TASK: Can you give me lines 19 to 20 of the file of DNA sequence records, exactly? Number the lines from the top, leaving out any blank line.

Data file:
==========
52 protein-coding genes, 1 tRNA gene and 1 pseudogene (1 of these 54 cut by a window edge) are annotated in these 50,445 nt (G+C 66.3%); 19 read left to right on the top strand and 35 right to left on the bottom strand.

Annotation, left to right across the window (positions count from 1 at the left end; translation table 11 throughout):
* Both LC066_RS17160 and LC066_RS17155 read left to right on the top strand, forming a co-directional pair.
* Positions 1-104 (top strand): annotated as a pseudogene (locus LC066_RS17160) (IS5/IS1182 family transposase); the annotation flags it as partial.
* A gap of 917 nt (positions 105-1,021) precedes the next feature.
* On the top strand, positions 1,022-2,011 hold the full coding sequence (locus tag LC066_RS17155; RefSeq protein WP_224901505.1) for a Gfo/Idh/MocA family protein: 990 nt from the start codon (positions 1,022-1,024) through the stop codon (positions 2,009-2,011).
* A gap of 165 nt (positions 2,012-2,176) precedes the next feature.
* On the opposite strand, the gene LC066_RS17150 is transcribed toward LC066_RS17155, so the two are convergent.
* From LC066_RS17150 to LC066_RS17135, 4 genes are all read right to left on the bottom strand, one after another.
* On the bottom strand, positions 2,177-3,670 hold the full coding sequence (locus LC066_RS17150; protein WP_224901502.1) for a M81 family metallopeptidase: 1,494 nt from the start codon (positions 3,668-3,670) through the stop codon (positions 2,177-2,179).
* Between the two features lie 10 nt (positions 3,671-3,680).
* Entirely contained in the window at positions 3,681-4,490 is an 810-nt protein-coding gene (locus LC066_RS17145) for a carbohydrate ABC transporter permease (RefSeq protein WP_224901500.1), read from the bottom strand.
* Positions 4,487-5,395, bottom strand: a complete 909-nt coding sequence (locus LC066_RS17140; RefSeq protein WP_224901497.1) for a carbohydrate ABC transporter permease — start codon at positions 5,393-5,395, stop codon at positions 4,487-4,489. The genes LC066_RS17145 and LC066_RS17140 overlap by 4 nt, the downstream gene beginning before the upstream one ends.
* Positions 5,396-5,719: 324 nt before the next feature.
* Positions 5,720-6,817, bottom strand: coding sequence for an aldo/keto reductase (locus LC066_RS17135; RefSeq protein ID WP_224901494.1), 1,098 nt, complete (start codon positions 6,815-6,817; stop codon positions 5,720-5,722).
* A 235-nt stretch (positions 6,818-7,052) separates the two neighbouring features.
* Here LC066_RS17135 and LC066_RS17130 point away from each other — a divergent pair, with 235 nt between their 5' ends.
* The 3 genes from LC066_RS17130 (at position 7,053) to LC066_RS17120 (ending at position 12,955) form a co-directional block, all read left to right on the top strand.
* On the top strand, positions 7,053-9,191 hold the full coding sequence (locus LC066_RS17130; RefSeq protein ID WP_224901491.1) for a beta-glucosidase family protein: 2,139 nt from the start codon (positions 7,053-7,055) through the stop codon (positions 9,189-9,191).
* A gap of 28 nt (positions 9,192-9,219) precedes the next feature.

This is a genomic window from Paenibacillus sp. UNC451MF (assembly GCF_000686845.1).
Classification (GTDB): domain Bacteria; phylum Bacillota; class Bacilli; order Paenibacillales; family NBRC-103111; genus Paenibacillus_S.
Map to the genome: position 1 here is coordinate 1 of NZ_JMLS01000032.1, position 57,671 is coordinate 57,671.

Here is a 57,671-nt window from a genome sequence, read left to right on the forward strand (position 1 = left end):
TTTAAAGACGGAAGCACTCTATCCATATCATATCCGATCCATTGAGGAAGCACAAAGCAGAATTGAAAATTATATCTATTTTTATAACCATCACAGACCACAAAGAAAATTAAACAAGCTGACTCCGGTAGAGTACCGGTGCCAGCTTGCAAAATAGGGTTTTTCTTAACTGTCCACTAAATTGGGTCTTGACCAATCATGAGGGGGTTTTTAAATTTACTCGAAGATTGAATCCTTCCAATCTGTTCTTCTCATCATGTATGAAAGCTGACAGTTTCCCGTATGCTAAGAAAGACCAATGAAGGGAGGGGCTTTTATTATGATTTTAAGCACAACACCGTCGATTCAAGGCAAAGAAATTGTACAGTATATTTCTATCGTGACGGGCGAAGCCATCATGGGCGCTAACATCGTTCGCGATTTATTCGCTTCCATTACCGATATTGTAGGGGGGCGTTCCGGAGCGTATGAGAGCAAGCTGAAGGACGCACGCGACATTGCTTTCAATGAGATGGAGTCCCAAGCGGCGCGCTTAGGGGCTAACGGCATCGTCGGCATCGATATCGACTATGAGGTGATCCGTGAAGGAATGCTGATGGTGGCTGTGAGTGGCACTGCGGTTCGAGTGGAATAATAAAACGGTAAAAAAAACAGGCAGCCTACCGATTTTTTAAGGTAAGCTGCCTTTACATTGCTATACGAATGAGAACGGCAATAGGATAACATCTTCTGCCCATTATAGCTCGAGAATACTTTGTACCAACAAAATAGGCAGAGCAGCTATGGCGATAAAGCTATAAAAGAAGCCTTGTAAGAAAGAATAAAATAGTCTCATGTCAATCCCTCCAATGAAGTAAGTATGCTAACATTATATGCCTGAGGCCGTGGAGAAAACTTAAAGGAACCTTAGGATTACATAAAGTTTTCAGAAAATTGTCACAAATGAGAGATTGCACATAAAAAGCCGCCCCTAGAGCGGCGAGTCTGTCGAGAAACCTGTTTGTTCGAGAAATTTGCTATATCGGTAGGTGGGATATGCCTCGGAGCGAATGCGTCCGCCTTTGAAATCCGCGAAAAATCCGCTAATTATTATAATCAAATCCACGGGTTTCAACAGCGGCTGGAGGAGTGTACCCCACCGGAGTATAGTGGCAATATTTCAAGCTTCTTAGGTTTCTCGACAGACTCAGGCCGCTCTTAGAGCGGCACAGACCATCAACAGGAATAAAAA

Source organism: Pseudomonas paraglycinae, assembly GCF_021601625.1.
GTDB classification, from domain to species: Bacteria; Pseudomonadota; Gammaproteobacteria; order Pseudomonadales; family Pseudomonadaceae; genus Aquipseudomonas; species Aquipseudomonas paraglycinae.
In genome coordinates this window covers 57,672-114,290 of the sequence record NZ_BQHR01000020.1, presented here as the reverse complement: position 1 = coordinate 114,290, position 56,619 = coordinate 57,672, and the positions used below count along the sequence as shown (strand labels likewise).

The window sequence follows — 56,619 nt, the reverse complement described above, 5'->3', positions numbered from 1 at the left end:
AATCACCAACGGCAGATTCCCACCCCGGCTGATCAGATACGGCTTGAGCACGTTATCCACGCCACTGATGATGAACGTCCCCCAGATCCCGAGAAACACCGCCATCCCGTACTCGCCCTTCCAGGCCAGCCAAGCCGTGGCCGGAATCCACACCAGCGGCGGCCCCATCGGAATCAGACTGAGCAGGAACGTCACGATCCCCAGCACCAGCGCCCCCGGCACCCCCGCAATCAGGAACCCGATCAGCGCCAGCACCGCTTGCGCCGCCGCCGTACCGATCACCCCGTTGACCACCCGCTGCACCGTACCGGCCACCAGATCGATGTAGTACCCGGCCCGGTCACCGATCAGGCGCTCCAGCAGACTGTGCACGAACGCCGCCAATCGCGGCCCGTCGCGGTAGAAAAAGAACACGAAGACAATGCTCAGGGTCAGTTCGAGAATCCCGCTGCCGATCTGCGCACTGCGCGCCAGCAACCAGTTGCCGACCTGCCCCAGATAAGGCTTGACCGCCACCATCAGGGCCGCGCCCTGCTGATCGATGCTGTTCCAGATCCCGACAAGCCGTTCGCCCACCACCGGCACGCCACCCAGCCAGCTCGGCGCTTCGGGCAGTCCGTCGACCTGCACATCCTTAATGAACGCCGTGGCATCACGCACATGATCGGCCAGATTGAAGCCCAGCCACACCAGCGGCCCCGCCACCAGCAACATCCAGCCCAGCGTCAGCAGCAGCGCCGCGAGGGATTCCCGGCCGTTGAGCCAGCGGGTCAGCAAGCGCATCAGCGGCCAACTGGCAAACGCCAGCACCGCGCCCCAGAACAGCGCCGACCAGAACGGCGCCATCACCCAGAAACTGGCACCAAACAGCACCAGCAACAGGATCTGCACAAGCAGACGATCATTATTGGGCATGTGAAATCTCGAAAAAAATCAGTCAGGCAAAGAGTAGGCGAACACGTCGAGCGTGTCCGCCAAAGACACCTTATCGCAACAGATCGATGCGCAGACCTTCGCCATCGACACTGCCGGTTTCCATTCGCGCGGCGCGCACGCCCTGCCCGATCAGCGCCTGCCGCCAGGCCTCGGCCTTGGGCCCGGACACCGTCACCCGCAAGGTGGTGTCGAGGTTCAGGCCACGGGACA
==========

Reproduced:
* On the top strand, positions 7,053-9,191 hold the full coding sequence (locus LC066_RS17130; RefSeq protein ID WP_224901491.1) for a beta-glucosidase family protein: 2,139 nt from the start codon (positions 7,053-7,055) through the stop codon (positions 9,189-9,191).
* A gap of 28 nt (positions 9,192-9,219) precedes the next feature.